“It’s been a long journey but a good one. I arrived in Pittsburgh in 1974 as an undrafted free agent and now I’m in the Pro Football Hall of Fame. Only God can do that.”
“To the nameless voice that called me two weeks before the draft in 1994 to let me know the NFL wasn’t checking for me, that they didn’t like me. … my message to you is, rap legend Kool Moe Dee wanted me to ask you, ‘How you like me now?'”
“When I first got to the Bears in 1983, we weren’t a very good football team. One of my first meetings, Mike Ditka said, ‘I got good news and bad news. Good news is we’re going to the Super Bowl, bad news is half you guys won’t be there when we do. He pushed us hard but I also believe he re-established the pride back into the Bears organization, that playing in the NFL is a privilege and not a right and that when you pull that Bears jersey over your pads and put on that helmet with that C on the side, it means something special. So, thank you, Mike, I appreciate it.”
“I love football. It was my entire life just as long as I could remember. I fostered an obssession with the game early on that I modeled after meticulous regiments of some of the greatest artists of the past. Dickens, Beethoven, Demostenes, these great men were known to have a beast-like work ethic coupled with an unwavering ability to create until perfection beyond what most believe the human body will allow. To me, that’s what it takes from being ordinary to extraordinary. It is the willingness to push beyond what the brain says to the body is possible and create a new order of boundaries for one’s self. It is the ability to learn from greatness around you and curate for yourself a unique version of their efforts.”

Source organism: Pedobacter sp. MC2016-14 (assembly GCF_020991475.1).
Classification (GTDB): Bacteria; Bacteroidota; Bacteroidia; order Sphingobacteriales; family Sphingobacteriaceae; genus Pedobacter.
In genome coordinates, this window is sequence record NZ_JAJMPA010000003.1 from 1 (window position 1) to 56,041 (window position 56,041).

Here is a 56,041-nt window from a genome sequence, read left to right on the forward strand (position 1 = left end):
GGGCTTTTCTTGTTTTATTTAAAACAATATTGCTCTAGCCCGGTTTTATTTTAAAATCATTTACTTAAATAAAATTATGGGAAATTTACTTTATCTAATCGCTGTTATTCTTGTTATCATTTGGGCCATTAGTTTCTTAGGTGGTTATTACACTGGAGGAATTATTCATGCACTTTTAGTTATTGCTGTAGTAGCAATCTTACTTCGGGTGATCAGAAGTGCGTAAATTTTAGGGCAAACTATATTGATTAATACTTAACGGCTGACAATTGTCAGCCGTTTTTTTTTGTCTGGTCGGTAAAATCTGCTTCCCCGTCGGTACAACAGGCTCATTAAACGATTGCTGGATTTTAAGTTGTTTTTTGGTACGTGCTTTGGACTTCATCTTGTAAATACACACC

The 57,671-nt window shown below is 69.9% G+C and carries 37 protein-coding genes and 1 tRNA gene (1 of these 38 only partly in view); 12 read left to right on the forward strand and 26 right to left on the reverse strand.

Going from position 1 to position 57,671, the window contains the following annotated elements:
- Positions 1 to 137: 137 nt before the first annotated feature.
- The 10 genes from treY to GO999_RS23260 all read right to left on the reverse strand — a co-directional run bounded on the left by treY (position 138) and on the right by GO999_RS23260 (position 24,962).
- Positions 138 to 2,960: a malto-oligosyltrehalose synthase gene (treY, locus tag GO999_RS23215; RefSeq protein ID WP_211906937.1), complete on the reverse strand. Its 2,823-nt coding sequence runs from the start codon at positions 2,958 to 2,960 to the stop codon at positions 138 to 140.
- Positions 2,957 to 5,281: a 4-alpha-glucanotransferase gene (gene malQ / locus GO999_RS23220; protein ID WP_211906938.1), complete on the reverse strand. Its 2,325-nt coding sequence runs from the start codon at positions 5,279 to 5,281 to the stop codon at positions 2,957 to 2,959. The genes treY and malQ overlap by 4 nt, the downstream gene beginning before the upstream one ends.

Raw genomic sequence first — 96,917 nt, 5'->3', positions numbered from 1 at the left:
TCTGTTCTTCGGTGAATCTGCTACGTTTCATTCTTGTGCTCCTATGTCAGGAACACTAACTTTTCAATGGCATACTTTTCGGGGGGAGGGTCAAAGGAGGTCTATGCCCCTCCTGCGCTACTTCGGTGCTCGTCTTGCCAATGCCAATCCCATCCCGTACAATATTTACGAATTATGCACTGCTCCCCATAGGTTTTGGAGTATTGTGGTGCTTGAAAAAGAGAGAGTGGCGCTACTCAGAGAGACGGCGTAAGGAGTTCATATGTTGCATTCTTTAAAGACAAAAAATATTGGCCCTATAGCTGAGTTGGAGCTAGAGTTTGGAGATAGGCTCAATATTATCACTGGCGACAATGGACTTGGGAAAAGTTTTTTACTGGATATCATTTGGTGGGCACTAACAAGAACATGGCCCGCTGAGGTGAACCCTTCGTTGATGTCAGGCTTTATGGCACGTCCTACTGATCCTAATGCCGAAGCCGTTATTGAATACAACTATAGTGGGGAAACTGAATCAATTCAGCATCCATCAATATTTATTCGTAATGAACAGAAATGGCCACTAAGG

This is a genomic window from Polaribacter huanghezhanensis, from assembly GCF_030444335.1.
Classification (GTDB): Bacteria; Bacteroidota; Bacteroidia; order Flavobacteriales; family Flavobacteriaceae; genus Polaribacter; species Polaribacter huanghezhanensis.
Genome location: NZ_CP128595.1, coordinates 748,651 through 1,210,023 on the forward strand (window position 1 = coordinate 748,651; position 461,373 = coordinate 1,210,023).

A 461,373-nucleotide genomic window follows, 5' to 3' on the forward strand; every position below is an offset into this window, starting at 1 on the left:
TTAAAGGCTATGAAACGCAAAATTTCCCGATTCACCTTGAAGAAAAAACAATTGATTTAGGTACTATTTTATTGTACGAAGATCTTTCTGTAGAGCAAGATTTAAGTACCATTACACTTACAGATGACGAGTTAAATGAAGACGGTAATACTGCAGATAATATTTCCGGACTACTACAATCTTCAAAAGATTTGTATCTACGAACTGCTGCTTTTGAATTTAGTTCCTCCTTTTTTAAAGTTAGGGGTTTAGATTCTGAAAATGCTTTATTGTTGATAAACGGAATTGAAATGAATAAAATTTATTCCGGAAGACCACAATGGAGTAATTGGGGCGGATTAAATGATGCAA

“To be a Steeler is to consider others before you consider yourself, to protect your brother even from himself, to give support at your own expense. And when wearing the back and gold suit of armor, make sure nobody desecrates it, disrespects it, most importantly, we ourselves don’t dishonor it. The only approval any Steeler should seek is to earn the approval from previous legends who have donned the Black and Gold. And if you’ve really earned their respect, they’ll say, ‘You could’ve played with us.”
“I guess you’re wanting to know what I’m gonna say about Jerry Jones. Well, Jerry, you told me we’re gonna make sports history before [you] ever bought the Cowboys and you know what? We did make sports history, not only for the Dallas Cowboys but for the NFL. To go from the worst team in the league two years in a row to winning back-to-back Super Bowls and building a heck of a football team, we did it and let me tell you, from the bottom of my heart, thank you Jerry. Thank you for giving me that opportunity.”
“First thing, I’d like to do is say congrats to my fellow enshrinees and all of the gold jackets on this stage tonight. It’s an honor to go in with each and every one of you, your individual careers and journeys are remarkable and inspiring. But what a weekend for the Pittsburgh Steelers.”